(4) Where it is clear they had a different intention at the outset or changed their original intentions, but it is not possible to infer an actual intention as to the respective shares, then the Court is entitled to impute an intention that each is entitled to the share which the Court considers fair having regard to the whole course of dealing between them in relation to the property;
(5) Each case will turn on its own facts; financial contributions are relevant but there are many other factors which may enable the Court to decide what shares were intended or fair.
In this case the County Court Judge found that the intentions had changed after separation and it was a logical inference that the parties intended Mr Kernott’s interest to crystallise in 1995 when they took the property off the market and cashed in an insurance policy to allow Mr Kernott to purchase a property of his own. The calculations of their shares as at 1995 produced a result so close to the 10% awarded by the County Court Judge that it was wrong for an appellate Court to interfere.
Lord Walker and Lady Hale make clear that the resulting trust analysis is inappropriate in the context of a family home purchase.
Lord Collins agrees with Lord Walker and Lady Hale.
Lord Wilson considers that on the facts of the case it is impossible to infer the intentions of the parties from the evidence and the Court can only impute an intention that the house be held in fair proportions in accordance with the decision of the County Court judge.
Lord Kerr is of the view that the Court must strive so far as possible to infer the common intention and give effect to that intention but, where it is impossible to do so, the Court can impute an intention. On the facts of this case it is not possible to infer an intention but the division the original Judge made was fair and should stand.
The significant matters to come out of this decision are the recognition that the Court can and should impute an intention to parties, where it is not possible to infer a common intention from the evidence, including an intention which they never actually had; and that the Courts can infer or impute an intention which alters the original intention or presumption of equality on the basis of a change of circumstances.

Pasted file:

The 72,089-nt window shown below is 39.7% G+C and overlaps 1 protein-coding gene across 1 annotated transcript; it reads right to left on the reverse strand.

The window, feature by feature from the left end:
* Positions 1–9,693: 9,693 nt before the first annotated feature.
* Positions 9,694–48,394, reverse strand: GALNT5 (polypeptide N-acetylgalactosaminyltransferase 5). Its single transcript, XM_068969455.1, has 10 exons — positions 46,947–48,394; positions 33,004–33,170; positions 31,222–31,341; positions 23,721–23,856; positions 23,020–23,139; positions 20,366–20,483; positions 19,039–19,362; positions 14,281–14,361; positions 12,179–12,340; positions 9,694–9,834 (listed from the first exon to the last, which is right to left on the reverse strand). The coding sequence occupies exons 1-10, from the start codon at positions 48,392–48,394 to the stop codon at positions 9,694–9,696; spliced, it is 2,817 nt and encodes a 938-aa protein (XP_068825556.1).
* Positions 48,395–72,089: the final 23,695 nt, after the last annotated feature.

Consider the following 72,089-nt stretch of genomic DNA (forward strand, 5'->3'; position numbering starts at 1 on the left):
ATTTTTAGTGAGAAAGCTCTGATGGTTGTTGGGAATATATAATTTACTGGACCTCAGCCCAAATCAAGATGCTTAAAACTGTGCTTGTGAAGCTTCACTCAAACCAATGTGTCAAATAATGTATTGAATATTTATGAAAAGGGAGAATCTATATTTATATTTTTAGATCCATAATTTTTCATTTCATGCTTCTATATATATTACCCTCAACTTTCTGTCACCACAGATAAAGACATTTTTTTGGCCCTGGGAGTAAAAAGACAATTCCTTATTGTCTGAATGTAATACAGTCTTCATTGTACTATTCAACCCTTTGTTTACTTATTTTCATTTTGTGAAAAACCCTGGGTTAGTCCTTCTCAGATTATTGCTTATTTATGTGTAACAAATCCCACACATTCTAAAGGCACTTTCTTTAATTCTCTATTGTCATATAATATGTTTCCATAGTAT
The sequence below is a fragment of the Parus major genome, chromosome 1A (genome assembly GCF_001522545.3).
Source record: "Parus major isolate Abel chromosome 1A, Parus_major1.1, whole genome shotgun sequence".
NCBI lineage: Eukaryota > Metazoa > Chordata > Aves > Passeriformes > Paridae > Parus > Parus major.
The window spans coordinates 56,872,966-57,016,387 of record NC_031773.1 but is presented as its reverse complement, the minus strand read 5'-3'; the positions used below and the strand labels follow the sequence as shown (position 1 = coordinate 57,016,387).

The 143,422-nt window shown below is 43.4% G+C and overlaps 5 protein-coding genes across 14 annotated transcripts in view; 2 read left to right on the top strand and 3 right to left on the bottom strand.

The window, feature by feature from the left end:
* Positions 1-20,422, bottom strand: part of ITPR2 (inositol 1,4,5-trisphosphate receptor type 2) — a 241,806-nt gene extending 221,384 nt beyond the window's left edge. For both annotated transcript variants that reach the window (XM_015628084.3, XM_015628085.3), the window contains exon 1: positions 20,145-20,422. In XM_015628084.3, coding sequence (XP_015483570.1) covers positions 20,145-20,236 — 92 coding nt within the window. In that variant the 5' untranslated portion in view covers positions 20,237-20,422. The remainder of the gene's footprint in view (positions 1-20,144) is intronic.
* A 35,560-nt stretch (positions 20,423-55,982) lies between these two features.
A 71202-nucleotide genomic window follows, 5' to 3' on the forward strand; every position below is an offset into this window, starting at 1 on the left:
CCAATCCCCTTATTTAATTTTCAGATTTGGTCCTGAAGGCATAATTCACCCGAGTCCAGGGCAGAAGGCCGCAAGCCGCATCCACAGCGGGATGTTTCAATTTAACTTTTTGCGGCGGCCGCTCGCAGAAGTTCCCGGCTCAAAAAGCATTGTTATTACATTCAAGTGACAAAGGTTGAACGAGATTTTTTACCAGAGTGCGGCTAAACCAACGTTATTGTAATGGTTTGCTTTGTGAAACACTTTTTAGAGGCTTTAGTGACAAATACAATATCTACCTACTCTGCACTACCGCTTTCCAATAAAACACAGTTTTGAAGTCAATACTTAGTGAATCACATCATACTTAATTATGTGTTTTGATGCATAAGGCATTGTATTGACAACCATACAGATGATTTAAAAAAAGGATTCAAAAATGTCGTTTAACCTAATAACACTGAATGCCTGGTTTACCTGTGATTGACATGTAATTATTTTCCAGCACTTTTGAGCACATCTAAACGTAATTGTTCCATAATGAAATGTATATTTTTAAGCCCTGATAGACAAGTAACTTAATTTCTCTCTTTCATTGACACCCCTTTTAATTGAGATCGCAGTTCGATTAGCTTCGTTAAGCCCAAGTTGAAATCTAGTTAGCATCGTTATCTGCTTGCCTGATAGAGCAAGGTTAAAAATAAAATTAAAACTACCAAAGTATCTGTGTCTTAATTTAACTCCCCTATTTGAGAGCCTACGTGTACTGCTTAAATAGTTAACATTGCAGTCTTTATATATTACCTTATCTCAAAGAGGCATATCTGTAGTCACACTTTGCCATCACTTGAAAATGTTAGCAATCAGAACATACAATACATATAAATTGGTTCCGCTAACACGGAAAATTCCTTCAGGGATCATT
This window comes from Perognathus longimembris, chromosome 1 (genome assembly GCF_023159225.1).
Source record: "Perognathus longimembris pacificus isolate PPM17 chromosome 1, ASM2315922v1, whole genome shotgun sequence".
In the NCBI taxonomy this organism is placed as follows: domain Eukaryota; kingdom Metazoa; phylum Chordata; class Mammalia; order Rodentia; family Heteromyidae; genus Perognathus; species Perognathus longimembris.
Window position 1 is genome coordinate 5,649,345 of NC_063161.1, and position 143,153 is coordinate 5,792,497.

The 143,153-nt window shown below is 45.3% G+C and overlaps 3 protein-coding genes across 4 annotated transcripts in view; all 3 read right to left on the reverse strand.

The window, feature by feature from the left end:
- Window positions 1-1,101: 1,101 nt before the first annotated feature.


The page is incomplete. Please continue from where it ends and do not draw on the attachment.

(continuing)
In so far as advising clients is concerned, the decision complicates matters further, as it will be difficult to predict in the context of individual cases, when the Courts will say an intention is to be imputed rather than inferred, and what a Court may decide is “fair” if an intention is to be imputed.
It must be noted that the decision is specifically limited to cases where a property is purchased in joint names and there is no express declaration of trust. Lord Walker and Lady Hale expressly stated that properties purchased in the name of one party have a different starting point, although it is also recognised that in such cases once a common intention to share beneficial ownership is found, the Courts can impute an intention as to shares if there is insufficient evidence to establish the intention.
Where there is an express declaration of trust that does indicate the intentions of the parties have been expressly decided, so there may be no room for an imputed intention (although this is not specifically addressed in the judgments).
The question of how far a resulting trust analysis will apply, and how far the Courts will go in imputing intentions, in more commercial scenarios is not addressed and remains open to debate. Please click here for the full Judgment.
This summary was provided by Trinity barristers Nicola Shaw who is a member of Trinity's Family and Ancillary Relief Group and Michelle Temple who is a member of Trinity's Chancery Group. Both barristers operate from Trinity's Chambers in Newcastle and Middlesbrough.